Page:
Felicia Hemans (1837) by W. E. West

A similar crisis of perception also operates in a second, admittedly minor Hemans poem, “The Curfew Song of England” (1834) [8].  This text memorializes a much earlier iconic moment in English history, when William the Conqueror decreed that all his subjects return home at the sound of the bell and extinguish every light.  Here the affront is not the blaze that prevents perception, but instead the prohibition against candle, lamp, rushlight, and most importantly the fire in the hearth.  In “The Curfew Song,” the fire doused on the order of a foreign oppressor becomes part of the nation’s cultural inheritance.  Here, once again, the effect is to obscure the sight the poet claims to want to illustrate, for the text peremptorily snuffs out several scenes in quick succession.  As in “The Illuminated City,” then, the obstructed view is integral to the telling of the national tale.  Both texts present moments around which English identity is presumed to cohere, and in both cases, representation is compromised through an important point of tension:  artificial light and its control.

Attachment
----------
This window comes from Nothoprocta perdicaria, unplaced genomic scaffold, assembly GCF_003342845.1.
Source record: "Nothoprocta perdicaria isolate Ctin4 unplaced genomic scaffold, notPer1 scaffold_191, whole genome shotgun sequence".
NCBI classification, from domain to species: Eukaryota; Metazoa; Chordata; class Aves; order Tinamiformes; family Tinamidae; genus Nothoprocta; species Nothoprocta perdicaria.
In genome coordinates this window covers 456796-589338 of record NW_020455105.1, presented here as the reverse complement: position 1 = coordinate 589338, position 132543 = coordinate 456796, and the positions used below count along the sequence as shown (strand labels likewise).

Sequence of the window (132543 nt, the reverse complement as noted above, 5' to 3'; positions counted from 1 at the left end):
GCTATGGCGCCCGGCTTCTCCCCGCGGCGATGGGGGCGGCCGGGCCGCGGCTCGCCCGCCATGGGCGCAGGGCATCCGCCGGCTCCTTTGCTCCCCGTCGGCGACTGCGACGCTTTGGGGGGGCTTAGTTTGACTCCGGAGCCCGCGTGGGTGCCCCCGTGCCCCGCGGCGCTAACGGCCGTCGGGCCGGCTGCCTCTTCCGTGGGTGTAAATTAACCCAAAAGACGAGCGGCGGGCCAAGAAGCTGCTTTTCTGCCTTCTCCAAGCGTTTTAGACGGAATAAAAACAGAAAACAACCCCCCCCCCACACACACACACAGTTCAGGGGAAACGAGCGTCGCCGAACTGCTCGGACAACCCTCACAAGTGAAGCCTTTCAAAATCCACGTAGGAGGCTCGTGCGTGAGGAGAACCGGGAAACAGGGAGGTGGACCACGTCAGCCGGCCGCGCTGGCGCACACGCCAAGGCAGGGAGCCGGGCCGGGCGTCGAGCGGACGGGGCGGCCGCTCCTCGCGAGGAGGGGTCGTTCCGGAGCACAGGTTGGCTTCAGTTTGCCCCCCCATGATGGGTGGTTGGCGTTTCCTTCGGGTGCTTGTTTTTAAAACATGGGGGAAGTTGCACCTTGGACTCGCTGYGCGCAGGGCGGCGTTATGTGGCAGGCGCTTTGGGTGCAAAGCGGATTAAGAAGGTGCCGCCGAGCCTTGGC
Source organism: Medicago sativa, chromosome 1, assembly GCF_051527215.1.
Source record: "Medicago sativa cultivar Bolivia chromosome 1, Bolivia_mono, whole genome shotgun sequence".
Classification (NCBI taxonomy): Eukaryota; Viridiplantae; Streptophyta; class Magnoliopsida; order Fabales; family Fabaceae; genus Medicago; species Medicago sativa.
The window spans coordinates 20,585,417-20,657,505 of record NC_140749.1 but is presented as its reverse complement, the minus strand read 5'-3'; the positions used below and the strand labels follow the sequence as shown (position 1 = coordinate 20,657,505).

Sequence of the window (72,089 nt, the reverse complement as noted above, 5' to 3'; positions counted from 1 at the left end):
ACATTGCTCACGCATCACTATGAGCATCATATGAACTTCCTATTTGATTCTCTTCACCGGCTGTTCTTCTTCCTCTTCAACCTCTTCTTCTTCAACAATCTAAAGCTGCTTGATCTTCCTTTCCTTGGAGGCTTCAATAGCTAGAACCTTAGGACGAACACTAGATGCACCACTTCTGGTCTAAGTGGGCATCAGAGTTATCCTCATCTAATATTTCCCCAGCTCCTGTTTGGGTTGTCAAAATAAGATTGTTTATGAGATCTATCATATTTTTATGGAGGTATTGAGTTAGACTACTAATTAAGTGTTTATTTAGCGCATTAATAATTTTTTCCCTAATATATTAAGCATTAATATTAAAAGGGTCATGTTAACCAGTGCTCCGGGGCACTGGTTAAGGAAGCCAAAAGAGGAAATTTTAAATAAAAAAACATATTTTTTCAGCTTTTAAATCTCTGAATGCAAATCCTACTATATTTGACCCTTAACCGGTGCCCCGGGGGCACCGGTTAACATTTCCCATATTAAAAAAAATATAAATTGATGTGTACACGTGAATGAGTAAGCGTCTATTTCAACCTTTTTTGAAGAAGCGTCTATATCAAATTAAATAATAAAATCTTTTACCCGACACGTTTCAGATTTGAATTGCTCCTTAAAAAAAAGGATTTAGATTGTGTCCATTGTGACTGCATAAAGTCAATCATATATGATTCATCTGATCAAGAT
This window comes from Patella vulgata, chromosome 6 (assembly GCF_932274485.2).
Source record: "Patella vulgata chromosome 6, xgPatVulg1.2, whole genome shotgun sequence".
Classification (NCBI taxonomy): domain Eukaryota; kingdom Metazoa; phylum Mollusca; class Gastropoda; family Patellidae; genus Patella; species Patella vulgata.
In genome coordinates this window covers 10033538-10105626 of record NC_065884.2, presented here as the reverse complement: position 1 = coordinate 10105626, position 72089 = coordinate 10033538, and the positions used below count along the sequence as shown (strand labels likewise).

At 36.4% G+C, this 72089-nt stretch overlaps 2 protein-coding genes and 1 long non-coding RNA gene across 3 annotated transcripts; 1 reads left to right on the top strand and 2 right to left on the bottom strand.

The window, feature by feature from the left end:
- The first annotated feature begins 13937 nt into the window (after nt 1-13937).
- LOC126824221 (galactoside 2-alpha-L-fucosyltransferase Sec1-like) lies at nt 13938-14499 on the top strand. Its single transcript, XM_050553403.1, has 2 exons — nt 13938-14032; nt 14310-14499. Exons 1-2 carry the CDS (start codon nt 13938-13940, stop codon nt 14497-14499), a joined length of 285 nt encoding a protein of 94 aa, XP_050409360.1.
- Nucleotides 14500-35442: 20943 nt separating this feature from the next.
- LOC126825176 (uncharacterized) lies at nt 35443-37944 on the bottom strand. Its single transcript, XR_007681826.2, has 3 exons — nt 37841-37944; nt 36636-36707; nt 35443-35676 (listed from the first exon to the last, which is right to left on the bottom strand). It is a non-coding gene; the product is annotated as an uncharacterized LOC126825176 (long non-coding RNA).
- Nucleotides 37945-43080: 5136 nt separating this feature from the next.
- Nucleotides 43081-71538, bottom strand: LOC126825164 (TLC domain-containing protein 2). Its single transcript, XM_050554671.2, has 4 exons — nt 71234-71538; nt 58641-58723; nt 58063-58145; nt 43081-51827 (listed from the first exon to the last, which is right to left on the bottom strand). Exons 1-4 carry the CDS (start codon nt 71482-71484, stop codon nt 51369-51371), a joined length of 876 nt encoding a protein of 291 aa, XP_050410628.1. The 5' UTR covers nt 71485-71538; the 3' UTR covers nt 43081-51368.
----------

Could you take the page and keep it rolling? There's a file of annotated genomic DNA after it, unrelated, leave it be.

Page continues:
“A Peep at the Gas Lights in Pall Mall” (1809) by Thomas Rowlandson

So the centrifugal force in Hemans’s body of work—her thematic interest in emigration and military service, her popularity at the farthest Anglophone reaches—is complemented by this additional dynamic.  Illumination and its opposite (extinction) are expressions of power with rather complex implications.  In “The Illuminated City,” even with lamps and pillars and spires aflame, the full truth of national life remains obscured.  New technologies might well overreach, unintentionally limiting the vision of the poetic speaker.  Left unacknowledged are the vulnerabilities of the nation that the blaze is meant to celebrate.